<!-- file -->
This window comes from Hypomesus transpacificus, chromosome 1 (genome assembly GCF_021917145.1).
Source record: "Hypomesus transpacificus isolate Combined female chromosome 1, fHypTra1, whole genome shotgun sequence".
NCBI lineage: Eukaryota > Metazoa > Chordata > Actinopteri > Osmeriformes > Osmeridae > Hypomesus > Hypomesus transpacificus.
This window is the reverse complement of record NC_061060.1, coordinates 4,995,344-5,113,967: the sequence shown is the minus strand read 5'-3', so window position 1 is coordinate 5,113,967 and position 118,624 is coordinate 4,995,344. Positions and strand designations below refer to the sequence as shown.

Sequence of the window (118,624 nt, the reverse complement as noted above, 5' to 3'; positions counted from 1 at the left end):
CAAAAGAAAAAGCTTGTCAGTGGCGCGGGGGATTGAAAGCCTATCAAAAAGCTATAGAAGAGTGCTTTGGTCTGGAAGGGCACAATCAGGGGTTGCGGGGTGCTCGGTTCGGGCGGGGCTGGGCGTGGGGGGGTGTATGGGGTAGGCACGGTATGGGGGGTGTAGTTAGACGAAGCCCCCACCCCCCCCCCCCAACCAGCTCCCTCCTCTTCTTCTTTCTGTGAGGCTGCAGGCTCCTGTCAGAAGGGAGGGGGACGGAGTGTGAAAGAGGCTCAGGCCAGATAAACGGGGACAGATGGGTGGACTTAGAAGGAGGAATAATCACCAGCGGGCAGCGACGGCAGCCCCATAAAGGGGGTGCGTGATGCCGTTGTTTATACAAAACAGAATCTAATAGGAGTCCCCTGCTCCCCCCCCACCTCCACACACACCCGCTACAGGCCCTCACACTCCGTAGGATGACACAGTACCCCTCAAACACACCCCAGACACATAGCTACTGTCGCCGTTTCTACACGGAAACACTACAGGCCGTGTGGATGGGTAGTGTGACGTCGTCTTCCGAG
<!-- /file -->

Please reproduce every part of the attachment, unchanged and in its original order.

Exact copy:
This window comes from Hypomesus transpacificus, chromosome 1 (genome assembly GCF_021917145.1).
Source record: "Hypomesus transpacificus isolate Combined female chromosome 1, fHypTra1, whole genome shotgun sequence".
NCBI lineage: Eukaryota > Metazoa > Chordata > Actinopteri > Osmeriformes > Osmeridae > Hypomesus > Hypomesus transpacificus.
This window is the reverse complement of record NC_061060.1, coordinates 4,995,344-5,113,967: the sequence shown is the minus strand read 5'-3', so window position 1 is coordinate 5,113,967 and position 118,624 is coordinate 4,995,344. Positions and strand designations below refer to the sequence as shown.

Sequence of the window (118,624 nt, the reverse complement as noted above, 5' to 3'; positions counted from 1 at the left end):
CAAAAGAAAAAGCTTGTCAGTGGCGCGGGGGATTGAAAGCCTATCAAAAAGCTATAGAAGAGTGCTTTGGTCTGGAAGGGCACAATCAGGGGTTGCGGGGTGCTCGGTTCGGGCGGGGCTGGGCGTGGGGGGGTGTATGGGGTAGGCACGGTATGGGGGGTGTAGTTAGACGAAGCCCCCACCCCCCCCCCCCAACCAGCTCCCTCCTCTTCTTCTTTCTGTGAGGCTGCAGGCTCCTGTCAGAAGGGAGGGGGACGGAGTGTGAAAGAGGCTCAGGCCAGATAAACGGGGACAGATGGGTGGACTTAGAAGGAGGAATAATCACCAGCGGGCAGCGACGGCAGCCCCATAAAGGGGGTGCGTGATGCCGTTGTTTATACAAAACAGAATCTAATAGGAGTCCCCTGCTCCCCCCCCACCTCCACACACACCCGCTACAGGCCCTCACACTCCGTAGGATGACACAGTACCCCTCAAACACACCCCAGACACATAGCTACTGTCGCCGTTTCTACACGGAAACACTACAGGCCGTGTGGATGGGTAGTGTGACGTCGTCTTCCGAG